Charles Felgate, Suffolk
Well, there are some differences, as you might expect, between different manufacturers’ systems, but the principles are very similar. Let’s pretend that you are picking up a brand new car, with only a trickle of juice in the tank! What’s new about that? So you pull into a nearby filling station. Typically you will have three displays available. One would, whilst you were driving to the filling station, have shown a “current” mpg figure that changes with every change of engine power, accelerator input, and speed etc. In the filling station it will, with the engine then stopped, now be showing a blank for this figure. This display in any Peugeot will probably show you the “range” of the car, dependent upon the fuel tank level, and a calculated history of fuel consumption since the last reset, or from new in this case. Since the car has probably been stopped and started at the dealer, and done very little real motoring, this range figure will be meaningless, but probably very low. A third figure might be “distance to destination” which you can generate by inputting a known distance to destination, which will count down as your journey progresses. You would have no other control over this display, which updates whenever the fuel tank is filled, and thereafter continuously, as and when the running average mpg changes, and the fuel is depleted.
Pressing the appropriate button, or turning a rotary knob maybe, will then select another display, perhaps described as “memory 1” which, along with the other selectable display “memory 2,” is under driver control, when all memories and displays can be reset to zero by the driver, usually by a long push on the appropriate button, or with a reset button. So you might initially reset both to zero at the filling station, after which both memories will then begin to display identical figures, showing accumulated miles, average mpg since reset, and usually average speed. Sometimes these figures are displayed individually, and selected within any memory setting by scrolling with a rotary control. Many people will keep one memory for the overall cumulative figures for the car, throughout it’s life, and save the other memory for individual journey figures, or possibly for each tankful of fuel, resetting the memory at each refuelling; some manufacturer systems reset one of these memory displays automatically, after any four hour engine shutdown, so that effectively predetermines your use for that memory. If you have a choice, you might possibly reset one memory for a significant event, like a European touring holiday.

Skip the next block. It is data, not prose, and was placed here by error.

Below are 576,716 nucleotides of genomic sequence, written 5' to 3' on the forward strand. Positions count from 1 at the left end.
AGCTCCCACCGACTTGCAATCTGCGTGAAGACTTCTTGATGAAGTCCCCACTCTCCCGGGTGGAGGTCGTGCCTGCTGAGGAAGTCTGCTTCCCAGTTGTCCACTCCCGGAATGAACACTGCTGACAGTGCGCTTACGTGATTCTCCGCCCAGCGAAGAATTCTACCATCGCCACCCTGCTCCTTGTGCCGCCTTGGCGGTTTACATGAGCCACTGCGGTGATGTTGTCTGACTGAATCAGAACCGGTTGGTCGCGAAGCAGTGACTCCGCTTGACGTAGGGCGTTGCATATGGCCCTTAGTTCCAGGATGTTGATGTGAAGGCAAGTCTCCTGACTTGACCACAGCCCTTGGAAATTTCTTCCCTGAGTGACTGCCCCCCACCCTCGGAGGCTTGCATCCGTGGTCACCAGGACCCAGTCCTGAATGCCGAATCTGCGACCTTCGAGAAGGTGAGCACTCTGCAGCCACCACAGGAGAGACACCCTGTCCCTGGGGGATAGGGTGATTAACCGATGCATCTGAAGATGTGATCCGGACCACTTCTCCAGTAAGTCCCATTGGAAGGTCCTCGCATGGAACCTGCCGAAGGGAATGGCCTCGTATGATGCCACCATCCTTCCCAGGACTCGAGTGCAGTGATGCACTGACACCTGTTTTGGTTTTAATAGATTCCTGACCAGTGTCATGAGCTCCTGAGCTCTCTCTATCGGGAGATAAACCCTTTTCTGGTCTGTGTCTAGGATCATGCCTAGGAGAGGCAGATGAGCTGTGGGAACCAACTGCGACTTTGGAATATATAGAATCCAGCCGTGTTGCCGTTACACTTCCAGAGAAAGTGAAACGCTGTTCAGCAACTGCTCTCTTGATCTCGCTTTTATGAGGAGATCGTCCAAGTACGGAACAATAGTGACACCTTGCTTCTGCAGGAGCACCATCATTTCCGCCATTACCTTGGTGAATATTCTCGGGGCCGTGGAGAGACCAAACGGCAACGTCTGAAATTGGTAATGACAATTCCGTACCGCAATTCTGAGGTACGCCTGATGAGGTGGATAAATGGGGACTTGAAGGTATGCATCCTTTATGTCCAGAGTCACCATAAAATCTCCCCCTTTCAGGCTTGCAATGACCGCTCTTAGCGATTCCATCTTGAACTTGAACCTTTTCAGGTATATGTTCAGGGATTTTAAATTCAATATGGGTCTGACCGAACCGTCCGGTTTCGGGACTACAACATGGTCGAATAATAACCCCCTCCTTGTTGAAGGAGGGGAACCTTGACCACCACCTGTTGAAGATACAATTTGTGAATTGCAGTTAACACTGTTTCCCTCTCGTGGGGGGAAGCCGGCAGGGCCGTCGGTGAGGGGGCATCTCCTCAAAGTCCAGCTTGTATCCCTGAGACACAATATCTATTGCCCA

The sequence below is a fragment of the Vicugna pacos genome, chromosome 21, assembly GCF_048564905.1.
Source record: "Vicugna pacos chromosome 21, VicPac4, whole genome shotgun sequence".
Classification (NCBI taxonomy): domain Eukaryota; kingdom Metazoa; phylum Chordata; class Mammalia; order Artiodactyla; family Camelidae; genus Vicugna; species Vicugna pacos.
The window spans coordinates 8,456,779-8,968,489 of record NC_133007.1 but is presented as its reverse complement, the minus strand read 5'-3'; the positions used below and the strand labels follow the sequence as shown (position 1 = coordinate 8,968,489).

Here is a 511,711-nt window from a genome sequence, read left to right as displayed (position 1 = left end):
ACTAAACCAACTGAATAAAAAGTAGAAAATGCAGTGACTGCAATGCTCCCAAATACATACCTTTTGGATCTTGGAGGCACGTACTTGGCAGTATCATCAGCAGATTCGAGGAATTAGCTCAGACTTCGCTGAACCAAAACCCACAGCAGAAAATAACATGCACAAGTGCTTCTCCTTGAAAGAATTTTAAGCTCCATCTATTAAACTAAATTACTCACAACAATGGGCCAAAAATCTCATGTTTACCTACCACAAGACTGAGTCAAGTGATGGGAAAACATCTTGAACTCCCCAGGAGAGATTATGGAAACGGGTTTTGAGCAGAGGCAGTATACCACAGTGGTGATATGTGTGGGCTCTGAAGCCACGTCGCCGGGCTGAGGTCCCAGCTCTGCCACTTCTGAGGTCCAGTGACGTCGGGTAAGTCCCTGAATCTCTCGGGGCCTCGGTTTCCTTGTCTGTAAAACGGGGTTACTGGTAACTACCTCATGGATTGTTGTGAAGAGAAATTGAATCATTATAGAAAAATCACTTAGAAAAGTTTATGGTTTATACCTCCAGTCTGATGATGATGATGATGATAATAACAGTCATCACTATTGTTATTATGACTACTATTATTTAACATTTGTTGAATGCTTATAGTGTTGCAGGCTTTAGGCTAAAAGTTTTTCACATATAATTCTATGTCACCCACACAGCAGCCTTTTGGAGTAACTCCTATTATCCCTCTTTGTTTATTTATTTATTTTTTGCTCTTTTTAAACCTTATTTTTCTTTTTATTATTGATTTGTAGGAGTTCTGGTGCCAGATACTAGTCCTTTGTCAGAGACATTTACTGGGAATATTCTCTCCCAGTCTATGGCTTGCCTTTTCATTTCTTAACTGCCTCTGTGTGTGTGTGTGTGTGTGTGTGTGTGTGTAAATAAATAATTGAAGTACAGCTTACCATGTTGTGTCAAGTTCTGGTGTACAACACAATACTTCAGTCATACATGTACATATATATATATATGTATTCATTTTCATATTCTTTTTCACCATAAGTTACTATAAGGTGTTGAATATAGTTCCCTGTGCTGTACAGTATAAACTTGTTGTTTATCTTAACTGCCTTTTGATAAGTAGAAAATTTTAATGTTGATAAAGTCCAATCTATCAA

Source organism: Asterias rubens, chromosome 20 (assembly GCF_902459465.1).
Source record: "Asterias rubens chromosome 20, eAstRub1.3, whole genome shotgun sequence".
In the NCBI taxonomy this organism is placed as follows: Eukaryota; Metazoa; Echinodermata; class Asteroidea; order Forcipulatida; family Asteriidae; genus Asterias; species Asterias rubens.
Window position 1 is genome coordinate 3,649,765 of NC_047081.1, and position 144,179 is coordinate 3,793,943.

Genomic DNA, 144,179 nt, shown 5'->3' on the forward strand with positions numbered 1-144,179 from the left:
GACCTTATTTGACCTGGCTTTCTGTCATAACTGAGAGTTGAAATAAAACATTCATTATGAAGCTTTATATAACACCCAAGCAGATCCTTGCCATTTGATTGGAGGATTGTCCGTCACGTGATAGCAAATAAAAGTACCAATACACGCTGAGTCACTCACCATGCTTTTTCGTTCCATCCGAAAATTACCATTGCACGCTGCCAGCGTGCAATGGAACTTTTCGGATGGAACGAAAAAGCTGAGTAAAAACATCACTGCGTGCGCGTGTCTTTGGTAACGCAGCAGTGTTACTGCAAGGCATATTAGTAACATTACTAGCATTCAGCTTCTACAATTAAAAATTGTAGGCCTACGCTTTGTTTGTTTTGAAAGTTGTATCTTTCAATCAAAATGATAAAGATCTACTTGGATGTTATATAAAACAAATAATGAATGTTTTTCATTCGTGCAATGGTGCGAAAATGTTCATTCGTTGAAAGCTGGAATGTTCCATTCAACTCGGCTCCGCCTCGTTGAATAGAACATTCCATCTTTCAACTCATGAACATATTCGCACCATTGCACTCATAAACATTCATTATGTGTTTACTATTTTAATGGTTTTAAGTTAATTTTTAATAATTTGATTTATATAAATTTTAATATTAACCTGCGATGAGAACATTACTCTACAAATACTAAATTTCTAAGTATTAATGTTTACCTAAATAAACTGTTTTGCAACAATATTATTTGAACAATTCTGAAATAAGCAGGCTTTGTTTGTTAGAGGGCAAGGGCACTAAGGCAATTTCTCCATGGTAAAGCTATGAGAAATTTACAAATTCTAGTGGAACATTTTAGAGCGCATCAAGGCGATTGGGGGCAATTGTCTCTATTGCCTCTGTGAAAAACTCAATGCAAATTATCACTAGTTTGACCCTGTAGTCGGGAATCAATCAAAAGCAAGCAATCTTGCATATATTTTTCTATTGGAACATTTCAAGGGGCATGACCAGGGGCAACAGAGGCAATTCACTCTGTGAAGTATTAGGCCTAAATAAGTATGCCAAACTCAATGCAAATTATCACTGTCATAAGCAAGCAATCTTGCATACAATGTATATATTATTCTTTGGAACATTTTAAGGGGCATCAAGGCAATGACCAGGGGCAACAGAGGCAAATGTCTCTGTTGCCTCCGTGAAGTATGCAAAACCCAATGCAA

But how can “strange” figures sometimes appear? Well, the range and current mpg display after a fill-up, the next few miles may see some wild changes of the “range” display. If you were to set off up a long hill from the filling station, maybe in fourth gear, your tankful display might settle at a low figure of, for instance, 440 miles. At the top of the hill, and down the other side, now in sixth gear and using little fuel, the average mpg climbs fast, as does the displayed range figure. I have actually filled up once, just before a long downhill stretch of 30mph limit road, and seen range figures in excess of 2,000 miles! Only with the passage of maybe 30 or 40 miles of “average” motoring will the range figure become more meaningful and settled, along with a trip mpg figure that stabilises with the miles. The range figure is, of course, most needed when you’re down to maybe quarter of a tankful, by which time a reliable range figure will normally be available, adjusted continuously by inputs from mpg measurements and tank level. But it’s not impossible to set out on a journey of a few miles and see the range figure actually gaining, particularly if the motoring is of an economical nature, and the mpg displays high.
The only other situation when I think you might spot a “strange” reading is when the current mpg display looks suspiciously low. This can happen during a particulate filter regeneration, when extra fuel is being injected to burn off the stored particulates, which may last for a few minutes, after which it should return to readings you would normally expect for that speed and engine power. The fuel usage data is determined not by actual measurement, but from an ECU databank of fuel consumption for any particular combination of the engine settings that determine the rate of fuel injection, as dictated by the power demands. I hope that gives you some idea of how it all works Charles, but you must nudge me again if I’ve forgotten any key aspect. Regards,